At Australia’s National Press Club on October 18 207, the Australian Labor Party’s Shadow Minister for Employment and Workplace Relations Brendan O’Connor spoke, ostensibly on industrial relations but occupational health and safety (OHS) was mentioned. O’Connor provided several examples of worker exploitation and casual work and then stated
“There is something really wrong when those big, household-name companies apparently feel absolutely no responsibility, or consider themselves immune from reputational risk, for exploitation of the workers on whose labour they make a vast profit. This is why at the last election, Labor promised a National Labour Hire licencing scheme. We said we would issue a licence to only those who have a clean record of complying with employment, tax and OH&S laws, and that licences would be revoked for serious misconduct.”
In the discussions about the regulation of the labour hire industry OHS has been given, comparatively, little attention so it is useful to note even the small amount of prominence granted it by O’Connor.
I’ve frequently observed a manner of bullying not easily described, a below the surface iceberg of bullying. It can range from a parent relentlessly nagging a child with “You don’t love me”, to a manager at work asking a worker – with a fixed grin, “Don’t you love me anymore, matey?” whilst requesting (always with good humour) a dangerous task to be done, for the good of The Team. It’s here that language and gestures are used as instruments of camouflage.
A permanent tone of obligation is present, constructed on illusions marketed locally as axioms of behaviour: “We’re a team, Team, aren’t we Team?!”, “Our first concern is the H&S of our employees”, “They are our most important resource”, “We take their safety issues most seriously”, “Nothing comes before that”. This is a hybrid form of insidious double bind, but much more subtle than ‘You‘re damned if you do and you’re damned if you don’t’. It’s a single theme with regular pin pricks often generating permanent anxiety and learnt helplessness.
I have seen workers completely worn out by it. They are silently humiliated and angry because the truth of the matter is never exposed. I’ve seen them sitting quietly eating their lunch surrounded by fancy documents in thin frames or dutifully laminated for posterity: The Corporate OHS Policy, The Family Support Policy, The Anti-Discrimination Policy; The Anti-Bullying Policy; The Fatigue Policy. Continue reading “The Iceberg of Bullying”
In July 2007, I interviewed Michael Licenblat on the issues of workplace stress for the SafetyAtWork podcast. Although the audio quality is not of a professional standard, it is worth revisiting Licenblat’s words as he discusses hours of work, particularly in light of the latest report by the Australian Medical Association on doctors and fatigue.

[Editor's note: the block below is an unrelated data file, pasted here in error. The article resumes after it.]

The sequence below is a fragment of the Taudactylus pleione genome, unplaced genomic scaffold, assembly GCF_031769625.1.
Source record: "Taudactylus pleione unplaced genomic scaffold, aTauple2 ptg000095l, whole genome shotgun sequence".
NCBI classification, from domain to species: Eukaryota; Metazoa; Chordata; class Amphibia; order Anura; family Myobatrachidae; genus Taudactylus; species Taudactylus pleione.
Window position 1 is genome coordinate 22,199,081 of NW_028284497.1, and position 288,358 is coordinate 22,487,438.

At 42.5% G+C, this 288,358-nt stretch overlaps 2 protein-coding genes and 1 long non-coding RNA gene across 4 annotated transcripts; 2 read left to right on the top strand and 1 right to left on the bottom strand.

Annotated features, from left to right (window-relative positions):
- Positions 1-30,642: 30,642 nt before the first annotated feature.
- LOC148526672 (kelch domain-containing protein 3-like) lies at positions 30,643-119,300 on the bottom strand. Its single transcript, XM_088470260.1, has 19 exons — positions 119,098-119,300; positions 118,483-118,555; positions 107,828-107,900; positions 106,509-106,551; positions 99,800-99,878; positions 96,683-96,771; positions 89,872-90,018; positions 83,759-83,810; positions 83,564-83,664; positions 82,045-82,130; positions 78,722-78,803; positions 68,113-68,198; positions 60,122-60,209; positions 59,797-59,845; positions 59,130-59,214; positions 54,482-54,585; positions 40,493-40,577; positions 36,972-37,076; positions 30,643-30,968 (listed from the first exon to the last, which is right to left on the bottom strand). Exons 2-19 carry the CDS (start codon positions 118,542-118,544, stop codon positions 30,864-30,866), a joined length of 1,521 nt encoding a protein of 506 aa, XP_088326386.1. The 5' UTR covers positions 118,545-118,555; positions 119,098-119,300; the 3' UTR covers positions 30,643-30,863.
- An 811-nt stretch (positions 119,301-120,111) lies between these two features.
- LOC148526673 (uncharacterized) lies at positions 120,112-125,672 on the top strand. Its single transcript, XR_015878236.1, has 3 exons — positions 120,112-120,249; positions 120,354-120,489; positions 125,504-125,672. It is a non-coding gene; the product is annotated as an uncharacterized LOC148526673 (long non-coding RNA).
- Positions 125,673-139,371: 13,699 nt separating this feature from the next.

It is rare to visit the Bible when thinking about occupational health and safety but this week Australia’s Uniting Church, its Creative Ministries Network and the United Voices trade union released a report on the working condition of shopping centre cleaners. In the report “Cutting Corners” there are many references to the Bible’s and the Church’s thoughts and actions on labour issues.
For instance, according to the report:
“…God is ‘against those who oppress the hired workers in their wages, the widow and the orphan’ (Malachi 3:5).”
“…the Prophet Muhammad underlined the importance of the just wage by saying, ‘give the employee his wages before his sweat has had time to dry’.”
The Uniting Church has strong arguments to justify its involvement in social equity matters.
“Cutting Corners” was a broad report based on hundreds of telephone interviews with cleaners. The major safety-related findings of the survey were:
“The key violations borne by shopping centre cleaners constitute a litany of injustices, from low rates of pay, pay that is not commensurate with their Continue reading “Religious wisdom on workplace safety”
Medical research rarely provides definitive answers to occupational hazards. What research provides are clues. These clues lead to additional research which, over time, can generate answers and solutions. But OHS specialists often do not have the luxury of waiting for an answer before taking some action to reduce risk and harm and often the clues are enough to take action or at least begin planning that action.
The Journal of the Society of Occupational Medicine is a treasure trove of clues. Below are some of those clues that may help OHS professionals in controlling hazards and anticipating others.
Man flu and stress
One team of researchers in Korea has identified
“Males experiencing work stress in job demand, job control and social support reported an increased occurrence of the common cold at follow-up but this association was not seen in females.”
As stress is an increasingly important element of workplace health and safety, this research indicates that what some are dismissing as “man flu” may have some validity as stressor indicators. Continue reading “Occupational Medicine provides OHS clues”